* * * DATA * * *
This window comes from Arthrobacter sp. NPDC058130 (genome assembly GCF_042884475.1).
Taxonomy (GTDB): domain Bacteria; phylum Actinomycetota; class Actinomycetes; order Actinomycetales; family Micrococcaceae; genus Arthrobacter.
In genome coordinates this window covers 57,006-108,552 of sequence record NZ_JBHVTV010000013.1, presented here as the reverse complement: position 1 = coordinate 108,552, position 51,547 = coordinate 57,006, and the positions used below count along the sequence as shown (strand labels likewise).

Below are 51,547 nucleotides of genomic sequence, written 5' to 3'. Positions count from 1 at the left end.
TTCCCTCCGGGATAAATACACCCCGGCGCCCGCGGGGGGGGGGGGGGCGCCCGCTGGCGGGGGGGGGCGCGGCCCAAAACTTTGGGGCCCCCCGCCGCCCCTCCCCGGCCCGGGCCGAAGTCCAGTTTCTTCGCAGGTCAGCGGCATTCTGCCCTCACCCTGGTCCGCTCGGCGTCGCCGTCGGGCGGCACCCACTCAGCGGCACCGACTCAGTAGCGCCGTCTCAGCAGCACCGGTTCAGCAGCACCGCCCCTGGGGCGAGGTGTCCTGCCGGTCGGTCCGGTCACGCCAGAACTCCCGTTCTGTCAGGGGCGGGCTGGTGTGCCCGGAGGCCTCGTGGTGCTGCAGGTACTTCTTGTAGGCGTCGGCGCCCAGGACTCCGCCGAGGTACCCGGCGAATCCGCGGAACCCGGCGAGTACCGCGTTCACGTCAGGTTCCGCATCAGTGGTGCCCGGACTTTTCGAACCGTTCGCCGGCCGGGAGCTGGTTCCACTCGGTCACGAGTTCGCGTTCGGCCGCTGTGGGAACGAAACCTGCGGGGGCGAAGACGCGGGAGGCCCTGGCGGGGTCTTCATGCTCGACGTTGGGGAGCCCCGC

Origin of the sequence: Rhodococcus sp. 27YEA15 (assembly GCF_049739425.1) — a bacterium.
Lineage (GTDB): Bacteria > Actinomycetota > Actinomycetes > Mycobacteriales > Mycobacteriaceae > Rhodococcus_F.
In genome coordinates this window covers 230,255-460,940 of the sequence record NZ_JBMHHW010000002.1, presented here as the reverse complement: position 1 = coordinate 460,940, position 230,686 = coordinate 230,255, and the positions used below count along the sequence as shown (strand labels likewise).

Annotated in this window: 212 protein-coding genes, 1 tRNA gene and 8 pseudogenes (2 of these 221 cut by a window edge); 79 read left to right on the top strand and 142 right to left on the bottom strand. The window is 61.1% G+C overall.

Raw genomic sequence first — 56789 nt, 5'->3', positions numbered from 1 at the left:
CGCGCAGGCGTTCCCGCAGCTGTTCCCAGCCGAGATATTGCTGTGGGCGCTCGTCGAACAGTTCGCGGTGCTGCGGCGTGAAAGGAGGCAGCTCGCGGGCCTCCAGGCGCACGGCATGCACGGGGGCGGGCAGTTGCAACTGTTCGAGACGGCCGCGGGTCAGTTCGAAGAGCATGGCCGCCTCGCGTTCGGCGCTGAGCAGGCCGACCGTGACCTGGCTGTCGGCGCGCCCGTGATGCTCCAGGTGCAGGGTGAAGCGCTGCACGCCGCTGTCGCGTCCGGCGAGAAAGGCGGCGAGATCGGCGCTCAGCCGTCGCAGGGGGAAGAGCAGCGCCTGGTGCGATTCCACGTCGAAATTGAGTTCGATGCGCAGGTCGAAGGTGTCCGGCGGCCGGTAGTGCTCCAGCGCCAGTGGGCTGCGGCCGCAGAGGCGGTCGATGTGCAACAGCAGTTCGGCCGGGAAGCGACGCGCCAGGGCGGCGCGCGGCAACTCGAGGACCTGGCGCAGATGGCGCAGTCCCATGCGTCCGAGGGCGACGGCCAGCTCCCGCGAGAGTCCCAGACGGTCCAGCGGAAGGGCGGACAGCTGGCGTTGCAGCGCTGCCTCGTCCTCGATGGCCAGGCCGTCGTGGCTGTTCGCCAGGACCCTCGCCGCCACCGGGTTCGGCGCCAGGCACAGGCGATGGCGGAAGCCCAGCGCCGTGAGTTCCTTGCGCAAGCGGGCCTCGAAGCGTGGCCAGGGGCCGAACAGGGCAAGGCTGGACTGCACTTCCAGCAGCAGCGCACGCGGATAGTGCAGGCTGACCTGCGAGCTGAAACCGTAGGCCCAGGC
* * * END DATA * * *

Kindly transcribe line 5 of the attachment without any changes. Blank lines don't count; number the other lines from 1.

TTCCCTCCGGGATAAATACACCCCGGCGCCCGCGGGGGGGGGGGGGGCGCCCGCTGGCGGGGGGGGGCGCGGCCCAAAACTTTGGGGCCCCCCGCCGCCCCTCCCCGGCCCGGGCCGAAGTCCAGTTTCTTCGCAGGTCAGCGGCATTCTGCCCTCACCCTGGTCCGCTCGGCGTCGCCGTCGGGCGGCACCCACTCAGCGGCACCGACTCAGTAGCGCCGTCTCAGCAGCACCGGTTCAGCAGCACCGCCCCTGGGGCGAGGTGTCCTGCCGGTCGGTCCGGTCACGCCAGAACTCCCGTTCTGTCAGGGGCGGGCTGGTGTGCCCGGAGGCCTCGTGGTGCTGCAGGTACTTCTTGTAGGCGTCGGCGCCCAGGACTCCGCCGAGGTACCCGGCGAATCCGCGGAACCCGGCGAGTACCGCGTTCACGTCAGGTTCCGCATCAGTGGTGCCCGGACTTTTCGAACCGTTCGCCGGCCGGGAGCTGGTTCCACTCGGTCACGAGTTCGCGTTCGGCCGCTGTGGGAACGAAACCTGCGGGGGCGAAGACGCGGGAGGCCCTGGCGGGGTCTTCATGCTCGACGTTGGGGAGCCCCGC